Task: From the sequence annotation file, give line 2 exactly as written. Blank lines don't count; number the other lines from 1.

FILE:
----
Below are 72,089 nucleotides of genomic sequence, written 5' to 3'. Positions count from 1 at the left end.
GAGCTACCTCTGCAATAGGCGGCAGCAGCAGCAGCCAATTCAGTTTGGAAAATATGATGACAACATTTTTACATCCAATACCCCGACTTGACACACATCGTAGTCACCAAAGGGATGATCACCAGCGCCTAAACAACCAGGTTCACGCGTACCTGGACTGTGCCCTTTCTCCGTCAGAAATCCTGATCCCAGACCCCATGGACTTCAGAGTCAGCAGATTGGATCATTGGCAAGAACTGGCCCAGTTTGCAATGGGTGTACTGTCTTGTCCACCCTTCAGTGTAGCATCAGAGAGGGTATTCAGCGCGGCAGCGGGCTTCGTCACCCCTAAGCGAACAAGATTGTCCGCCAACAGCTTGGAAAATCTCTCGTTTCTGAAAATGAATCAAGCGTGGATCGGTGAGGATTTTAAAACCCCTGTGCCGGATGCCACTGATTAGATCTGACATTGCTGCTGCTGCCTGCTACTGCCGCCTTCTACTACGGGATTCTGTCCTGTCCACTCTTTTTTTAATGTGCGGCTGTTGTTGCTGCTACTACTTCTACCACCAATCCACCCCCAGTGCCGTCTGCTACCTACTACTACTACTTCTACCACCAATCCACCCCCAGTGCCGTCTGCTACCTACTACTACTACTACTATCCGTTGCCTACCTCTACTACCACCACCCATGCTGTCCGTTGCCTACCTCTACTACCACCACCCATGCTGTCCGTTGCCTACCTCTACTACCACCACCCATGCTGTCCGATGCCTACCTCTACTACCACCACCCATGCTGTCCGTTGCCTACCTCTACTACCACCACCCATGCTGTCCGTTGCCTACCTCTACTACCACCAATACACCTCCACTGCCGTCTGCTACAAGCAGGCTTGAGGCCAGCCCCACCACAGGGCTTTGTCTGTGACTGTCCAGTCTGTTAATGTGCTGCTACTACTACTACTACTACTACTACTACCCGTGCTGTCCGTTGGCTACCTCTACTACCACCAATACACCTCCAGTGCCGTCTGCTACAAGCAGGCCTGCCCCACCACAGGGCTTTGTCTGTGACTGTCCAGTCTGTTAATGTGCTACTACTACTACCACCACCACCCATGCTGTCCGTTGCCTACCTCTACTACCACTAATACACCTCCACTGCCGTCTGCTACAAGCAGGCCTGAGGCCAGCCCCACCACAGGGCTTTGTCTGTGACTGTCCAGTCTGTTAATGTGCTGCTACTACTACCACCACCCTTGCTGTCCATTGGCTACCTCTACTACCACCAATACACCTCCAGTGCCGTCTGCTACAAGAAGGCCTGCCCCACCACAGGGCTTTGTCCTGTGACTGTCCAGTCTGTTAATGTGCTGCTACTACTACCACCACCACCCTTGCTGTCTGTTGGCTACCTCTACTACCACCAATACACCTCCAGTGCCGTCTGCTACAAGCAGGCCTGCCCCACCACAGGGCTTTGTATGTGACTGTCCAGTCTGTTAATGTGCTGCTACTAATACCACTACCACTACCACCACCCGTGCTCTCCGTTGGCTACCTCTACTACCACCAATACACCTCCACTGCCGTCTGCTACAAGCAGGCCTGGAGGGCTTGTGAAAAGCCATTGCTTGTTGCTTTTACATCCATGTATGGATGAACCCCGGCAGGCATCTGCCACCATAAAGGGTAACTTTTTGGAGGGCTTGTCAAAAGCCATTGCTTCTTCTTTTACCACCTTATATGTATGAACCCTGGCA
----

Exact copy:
GAGCTACCTCTGCAATAGGCGGCAGCAGCAGCAGCCAATTCAGTTTGGAAAATATGATGACAACATTTTTACATCCAATACCCCGACTTGACACACATCGTAGTCACCAAAGGGATGATCACCAGCGCCTAAACAACCAGGTTCACGCGTACCTGGACTGTGCCCTTTCTCCGTCAGAAATCCTGATCCCAGACCCCATGGACTTCAGAGTCAGCAGATTGGATCATTGGCAAGAACTGGCCCAGTTTGCAATGGGTGTACTGTCTTGTCCACCCTTCAGTGTAGCATCAGAGAGGGTATTCAGCGCGGCAGCGGGCTTCGTCACCCCTAAGCGAACAAGATTGTCCGCCAACAGCTTGGAAAATCTCTCGTTTCTGAAAATGAATCAAGCGTGGATCGGTGAGGATTTTAAAACCCCTGTGCCGGATGCCACTGATTAGATCTGACATTGCTGCTGCTGCCTGCTACTGCCGCCTTCTACTACGGGATTCTGTCCTGTCCACTCTTTTTTTAATGTGCGGCTGTTGTTGCTGCTACTACTTCTACCACCAATCCACCCCCAGTGCCGTCTGCTACCTACTACTACTACTTCTACCACCAATCCACCCCCAGTGCCGTCTGCTACCTACTACTACTACTACTATCCGTTGCCTACCTCTACTACCACCACCCATGCTGTCCGTTGCCTACCTCTACTACCACCACCCATGCTGTCCGTTGCCTACCTCTACTACCACCACCCATGCTGTCCGATGCCTACCTCTACTACCACCACCCATGCTGTCCGTTGCCTACCTCTACTACCACCACCCATGCTGTCCGTTGCCTACCTCTACTACCACCAATACACCTCCACTGCCGTCTGCTACAAGCAGGCTTGAGGCCAGCCCCACCACAGGGCTTTGTCTGTGACTGTCCAGTCTGTTAATGTGCTGCTACTACTACTACTACTACTACTACTACCCGTGCTGTCCGTTGGCTACCTCTACTACCACCAATACACCTCCAGTGCCGTCTGCTACAAGCAGGCCTGCCCCACCACAGGGCTTTGTCTGTGACTGTCCAGTCTGTTAATGTGCTACTACTACTACCACCACCACCCATGCTGTCCGTTGCCTACCTCTACTACCACTAATACACCTCCACTGCCGTCTGCTACAAGCAGGCCTGAGGCCAGCCCCACCACAGGGCTTTGTCTGTGACTGTCCAGTCTGTTAATGTGCTGCTACTACTACCACCACCCTTGCTGTCCATTGGCTACCTCTACTACCACCAATACACCTCCAGTGCCGTCTGCTACAAGAAGGCCTGCCCCACCACAGGGCTTTGTCCTGTGACTGTCCAGTCTGTTAATGTGCTGCTACTACTACCACCACCACCCTTGCTGTCTGTTGGCTACCTCTACTACCACCAATACACCTCCAGTGCCGTCTGCTACAAGCAGGCCTGCCCCACCACAGGGCTTTGTATGTGACTGTCCAGTCTGTTAATGTGCTGCTACTAATACCACTACCACTACCACCACCCGTGCTCTCCGTTGGCTACCTCTACTACCACCAATACACCTCCACTGCCGTCTGCTACAAGCAGGCCTGGAGGGCTTGTGAAAAGCCATTGCTTGTTGCTTTTACATCCATGTATGGATGAACCCCGGCAGGCATCTGCCACCATAAAGGGTAACTTTTTGGAGGGCTTGTCAAAAGCCATTGCTTCTTCTTTTACCACCTTATATGTATGAACCCTGGCA